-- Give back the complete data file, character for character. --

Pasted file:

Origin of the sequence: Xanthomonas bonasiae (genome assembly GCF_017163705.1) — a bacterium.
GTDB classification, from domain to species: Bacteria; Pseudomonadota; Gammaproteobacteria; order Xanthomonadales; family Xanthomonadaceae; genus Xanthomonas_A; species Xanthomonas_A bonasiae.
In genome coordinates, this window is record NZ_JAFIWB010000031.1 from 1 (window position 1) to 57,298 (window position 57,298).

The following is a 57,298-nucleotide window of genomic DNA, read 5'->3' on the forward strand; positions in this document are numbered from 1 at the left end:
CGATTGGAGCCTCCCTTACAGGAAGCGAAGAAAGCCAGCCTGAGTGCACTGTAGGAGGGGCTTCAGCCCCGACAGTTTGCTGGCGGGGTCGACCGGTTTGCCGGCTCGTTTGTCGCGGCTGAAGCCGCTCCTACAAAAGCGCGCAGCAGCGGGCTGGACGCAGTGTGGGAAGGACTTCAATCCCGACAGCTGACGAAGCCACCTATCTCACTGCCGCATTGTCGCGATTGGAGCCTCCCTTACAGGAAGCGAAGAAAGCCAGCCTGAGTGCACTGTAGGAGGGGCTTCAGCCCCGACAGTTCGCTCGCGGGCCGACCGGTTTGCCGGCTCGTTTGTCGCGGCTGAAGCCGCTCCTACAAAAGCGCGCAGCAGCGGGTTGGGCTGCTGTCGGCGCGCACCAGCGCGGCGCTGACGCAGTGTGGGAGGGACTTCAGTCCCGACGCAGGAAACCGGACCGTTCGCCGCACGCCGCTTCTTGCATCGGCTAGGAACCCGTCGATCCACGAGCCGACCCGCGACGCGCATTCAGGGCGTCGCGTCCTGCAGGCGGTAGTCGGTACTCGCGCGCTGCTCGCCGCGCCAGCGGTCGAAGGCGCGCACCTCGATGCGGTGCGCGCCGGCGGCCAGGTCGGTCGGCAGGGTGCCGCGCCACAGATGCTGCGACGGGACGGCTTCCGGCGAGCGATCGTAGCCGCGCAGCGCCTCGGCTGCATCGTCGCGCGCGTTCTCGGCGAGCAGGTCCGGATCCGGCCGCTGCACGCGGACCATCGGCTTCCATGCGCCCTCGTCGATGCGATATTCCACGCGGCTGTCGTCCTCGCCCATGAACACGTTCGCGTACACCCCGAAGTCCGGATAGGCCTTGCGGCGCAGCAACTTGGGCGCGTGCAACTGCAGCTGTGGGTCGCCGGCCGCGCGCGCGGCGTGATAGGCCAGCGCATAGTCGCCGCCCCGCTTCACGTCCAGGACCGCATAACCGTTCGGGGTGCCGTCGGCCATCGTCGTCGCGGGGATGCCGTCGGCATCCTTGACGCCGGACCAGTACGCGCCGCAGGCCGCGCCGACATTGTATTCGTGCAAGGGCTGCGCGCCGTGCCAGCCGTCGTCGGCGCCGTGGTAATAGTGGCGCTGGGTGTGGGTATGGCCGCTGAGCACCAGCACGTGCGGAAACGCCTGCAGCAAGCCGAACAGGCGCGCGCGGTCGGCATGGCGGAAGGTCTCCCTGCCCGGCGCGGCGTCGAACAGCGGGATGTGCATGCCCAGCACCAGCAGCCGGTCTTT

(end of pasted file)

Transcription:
Origin of the sequence: Xanthomonas bonasiae (genome assembly GCF_017163705.1) — a bacterium.
GTDB classification, from domain to species: Bacteria; Pseudomonadota; Gammaproteobacteria; order Xanthomonadales; family Xanthomonadaceae; genus Xanthomonas_A; species Xanthomonas_A bonasiae.
In genome coordinates, this window is record NZ_JAFIWB010000031.1 from 1 (window position 1) to 57,298 (window position 57,298).

The following is a 57,298-nucleotide window of genomic DNA, read 5'->3' on the forward strand; positions in this document are numbered from 1 at the left end:
CGATTGGAGCCTCCCTTACAGGAAGCGAAGAAAGCCAGCCTGAGTGCACTGTAGGAGGGGCTTCAGCCCCGACAGTTTGCTGGCGGGGTCGACCGGTTTGCCGGCTCGTTTGTCGCGGCTGAAGCCGCTCCTACAAAAGCGCGCAGCAGCGGGCTGGACGCAGTGTGGGAAGGACTTCAATCCCGACAGCTGACGAAGCCACCTATCTCACTGCCGCATTGTCGCGATTGGAGCCTCCCTTACAGGAAGCGAAGAAAGCCAGCCTGAGTGCACTGTAGGAGGGGCTTCAGCCCCGACAGTTCGCTCGCGGGCCGACCGGTTTGCCGGCTCGTTTGTCGCGGCTGAAGCCGCTCCTACAAAAGCGCGCAGCAGCGGGTTGGGCTGCTGTCGGCGCGCACCAGCGCGGCGCTGACGCAGTGTGGGAGGGACTTCAGTCCCGACGCAGGAAACCGGACCGTTCGCCGCACGCCGCTTCTTGCATCGGCTAGGAACCCGTCGATCCACGAGCCGACCCGCGACGCGCATTCAGGGCGTCGCGTCCTGCAGGCGGTAGTCGGTACTCGCGCGCTGCTCGCCGCGCCAGCGGTCGAAGGCGCGCACCTCGATGCGGTGCGCGCCGGCGGCCAGGTCGGTCGGCAGGGTGCCGCGCCACAGATGCTGCGACGGGACGGCTTCCGGCGAGCGATCGTAGCCGCGCAGCGCCTCGGCTGCATCGTCGCGCGCGTTCTCGGCGAGCAGGTCCGGATCCGGCCGCTGCACGCGGACCATCGGCTTCCATGCGCCCTCGTCGATGCGATATTCCACGCGGCTGTCGTCCTCGCCCATGAACACGTTCGCGTACACCCCGAAGTCCGGATAGGCCTTGCGGCGCAGCAACTTGGGCGCGTGCAACTGCAGCTGTGGGTCGCCGGCCGCGCGCGCGGCGTGATAGGCCAGCGCATAGTCGCCGCCCCGCTTCACGTCCAGGACCGCATAACCGTTCGGGGTGCCGTCGGCCATCGTCGTCGCGGGGATGCCGTCGGCATCCTTGACGCCGGACCAGTACGCGCCGCAGGCCGCGCCGACATTGTATTCGTGCAAGGGCTGCGCGCCGTGCCAGCCGTCGTCGGCGCCGTGGTAATAGTGGCGCTGGGTGTGGGTATGGCCGCTGAGCACCAGCACGTGCGGAAACGCCTGCAGCAAGCCGAACAGGCGCGCGCGGTCGGCATGGCGGAAGGTCTCCCTGCCCGGCGCGGCGTCGAACAGCGGGATGTGCATGCCCAGCACCAGCAGCCGGTCTTT